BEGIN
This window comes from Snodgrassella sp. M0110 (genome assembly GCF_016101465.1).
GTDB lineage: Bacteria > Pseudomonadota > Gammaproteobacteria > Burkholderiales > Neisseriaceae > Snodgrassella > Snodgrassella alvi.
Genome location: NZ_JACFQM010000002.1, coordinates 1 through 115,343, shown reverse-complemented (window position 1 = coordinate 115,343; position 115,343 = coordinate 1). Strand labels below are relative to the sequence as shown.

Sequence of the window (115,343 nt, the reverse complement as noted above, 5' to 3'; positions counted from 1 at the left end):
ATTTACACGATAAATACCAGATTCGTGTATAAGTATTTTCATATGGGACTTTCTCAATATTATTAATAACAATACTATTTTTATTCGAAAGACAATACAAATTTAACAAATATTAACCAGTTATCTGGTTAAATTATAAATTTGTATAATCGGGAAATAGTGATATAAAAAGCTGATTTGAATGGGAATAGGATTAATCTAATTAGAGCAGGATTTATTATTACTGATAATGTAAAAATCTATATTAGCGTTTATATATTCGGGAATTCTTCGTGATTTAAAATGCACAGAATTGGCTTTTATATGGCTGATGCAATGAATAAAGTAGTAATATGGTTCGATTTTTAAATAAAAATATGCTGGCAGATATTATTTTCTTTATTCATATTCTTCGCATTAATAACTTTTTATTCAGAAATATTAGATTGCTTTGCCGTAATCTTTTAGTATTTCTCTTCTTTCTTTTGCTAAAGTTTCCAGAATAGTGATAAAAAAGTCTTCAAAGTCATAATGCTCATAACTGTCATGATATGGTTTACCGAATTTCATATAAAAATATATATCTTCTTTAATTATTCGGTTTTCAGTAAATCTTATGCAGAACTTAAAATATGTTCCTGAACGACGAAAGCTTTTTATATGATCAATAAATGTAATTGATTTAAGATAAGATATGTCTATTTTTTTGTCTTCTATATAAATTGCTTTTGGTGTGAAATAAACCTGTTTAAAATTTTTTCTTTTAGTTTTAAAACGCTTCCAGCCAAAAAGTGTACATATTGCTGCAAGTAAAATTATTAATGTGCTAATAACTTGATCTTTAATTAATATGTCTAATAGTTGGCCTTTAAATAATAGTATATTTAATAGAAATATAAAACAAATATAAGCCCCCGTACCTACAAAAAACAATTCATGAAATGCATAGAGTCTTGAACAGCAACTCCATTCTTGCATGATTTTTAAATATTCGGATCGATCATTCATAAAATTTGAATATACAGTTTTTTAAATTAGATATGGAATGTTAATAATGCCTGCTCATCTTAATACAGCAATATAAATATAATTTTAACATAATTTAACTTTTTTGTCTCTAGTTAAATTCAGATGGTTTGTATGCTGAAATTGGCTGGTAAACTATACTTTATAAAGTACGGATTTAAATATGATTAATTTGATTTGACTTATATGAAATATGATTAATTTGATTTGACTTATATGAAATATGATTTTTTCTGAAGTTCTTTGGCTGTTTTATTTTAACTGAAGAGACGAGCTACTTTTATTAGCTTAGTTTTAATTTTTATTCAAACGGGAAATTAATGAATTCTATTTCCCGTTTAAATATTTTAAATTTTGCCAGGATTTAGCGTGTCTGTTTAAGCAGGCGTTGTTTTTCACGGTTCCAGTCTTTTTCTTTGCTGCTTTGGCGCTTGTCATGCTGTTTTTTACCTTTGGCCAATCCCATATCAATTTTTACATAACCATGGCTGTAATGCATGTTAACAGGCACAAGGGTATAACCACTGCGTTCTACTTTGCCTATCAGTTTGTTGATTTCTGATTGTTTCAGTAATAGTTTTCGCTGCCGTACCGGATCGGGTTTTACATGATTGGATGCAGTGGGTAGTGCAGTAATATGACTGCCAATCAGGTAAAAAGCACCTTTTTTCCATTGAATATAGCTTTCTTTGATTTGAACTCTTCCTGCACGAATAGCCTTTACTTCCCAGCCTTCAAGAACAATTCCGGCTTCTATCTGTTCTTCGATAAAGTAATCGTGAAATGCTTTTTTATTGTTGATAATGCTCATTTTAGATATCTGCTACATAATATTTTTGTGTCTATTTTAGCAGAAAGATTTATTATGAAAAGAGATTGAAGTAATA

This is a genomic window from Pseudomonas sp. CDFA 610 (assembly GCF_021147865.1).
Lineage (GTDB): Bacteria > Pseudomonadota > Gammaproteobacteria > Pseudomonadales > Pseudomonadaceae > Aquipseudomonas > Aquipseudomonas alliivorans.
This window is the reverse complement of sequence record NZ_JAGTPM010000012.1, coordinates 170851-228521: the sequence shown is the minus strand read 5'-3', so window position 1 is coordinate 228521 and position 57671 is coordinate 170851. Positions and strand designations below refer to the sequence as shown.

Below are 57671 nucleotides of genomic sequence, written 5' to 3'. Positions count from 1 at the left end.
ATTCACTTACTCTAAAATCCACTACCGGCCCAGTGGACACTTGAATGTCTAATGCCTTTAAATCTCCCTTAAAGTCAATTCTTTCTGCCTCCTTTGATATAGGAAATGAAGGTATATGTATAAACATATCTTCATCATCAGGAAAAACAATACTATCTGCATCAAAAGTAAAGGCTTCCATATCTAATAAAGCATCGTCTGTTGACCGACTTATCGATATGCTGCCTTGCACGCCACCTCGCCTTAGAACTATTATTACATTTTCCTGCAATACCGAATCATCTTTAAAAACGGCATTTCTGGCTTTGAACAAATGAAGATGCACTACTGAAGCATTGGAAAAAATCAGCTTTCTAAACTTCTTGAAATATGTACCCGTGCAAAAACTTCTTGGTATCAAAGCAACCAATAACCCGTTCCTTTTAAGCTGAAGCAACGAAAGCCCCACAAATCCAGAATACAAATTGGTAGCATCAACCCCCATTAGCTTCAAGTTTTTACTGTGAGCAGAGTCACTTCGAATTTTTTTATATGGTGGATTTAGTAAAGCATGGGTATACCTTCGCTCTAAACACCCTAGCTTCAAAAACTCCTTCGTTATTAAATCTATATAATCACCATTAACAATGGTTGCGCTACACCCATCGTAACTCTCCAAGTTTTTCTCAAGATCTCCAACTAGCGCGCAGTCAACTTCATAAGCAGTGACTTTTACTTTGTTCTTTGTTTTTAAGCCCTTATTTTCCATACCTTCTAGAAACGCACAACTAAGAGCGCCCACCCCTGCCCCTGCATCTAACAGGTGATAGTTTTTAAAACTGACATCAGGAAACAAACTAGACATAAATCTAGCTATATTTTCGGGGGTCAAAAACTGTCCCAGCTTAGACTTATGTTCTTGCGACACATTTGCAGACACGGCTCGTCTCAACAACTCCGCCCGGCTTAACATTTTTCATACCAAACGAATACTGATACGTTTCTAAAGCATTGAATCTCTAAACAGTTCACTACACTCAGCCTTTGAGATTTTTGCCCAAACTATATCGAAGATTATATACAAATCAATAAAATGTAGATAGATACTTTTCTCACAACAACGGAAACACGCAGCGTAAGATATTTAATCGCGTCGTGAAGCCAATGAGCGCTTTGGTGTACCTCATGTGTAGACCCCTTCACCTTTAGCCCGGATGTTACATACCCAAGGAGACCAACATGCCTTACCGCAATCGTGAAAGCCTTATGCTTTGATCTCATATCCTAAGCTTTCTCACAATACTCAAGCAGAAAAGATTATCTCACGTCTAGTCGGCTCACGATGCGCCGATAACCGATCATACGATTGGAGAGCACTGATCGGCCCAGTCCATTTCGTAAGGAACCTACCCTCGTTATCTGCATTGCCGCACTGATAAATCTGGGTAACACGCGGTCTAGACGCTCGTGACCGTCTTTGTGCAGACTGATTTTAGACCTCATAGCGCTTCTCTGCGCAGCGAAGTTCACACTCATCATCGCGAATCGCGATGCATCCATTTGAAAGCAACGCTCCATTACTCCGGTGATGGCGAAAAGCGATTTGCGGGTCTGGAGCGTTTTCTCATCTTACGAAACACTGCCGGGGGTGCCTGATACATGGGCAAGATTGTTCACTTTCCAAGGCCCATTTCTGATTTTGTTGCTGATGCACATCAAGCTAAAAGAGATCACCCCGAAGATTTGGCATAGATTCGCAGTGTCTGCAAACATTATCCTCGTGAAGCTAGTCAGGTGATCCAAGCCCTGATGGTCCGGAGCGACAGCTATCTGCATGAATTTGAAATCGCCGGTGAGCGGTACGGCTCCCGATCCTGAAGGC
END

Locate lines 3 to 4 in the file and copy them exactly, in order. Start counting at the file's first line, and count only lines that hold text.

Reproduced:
Genome location: NZ_JACFQM010000002.1, coordinates 1 through 115,343, shown reverse-complemented (window position 1 = coordinate 115,343; position 115,343 = coordinate 1). Strand labels below are relative to the sequence as shown.

Sequence of the window (115,343 nt, the reverse complement as noted above, 5' to 3'; positions counted from 1 at the left end):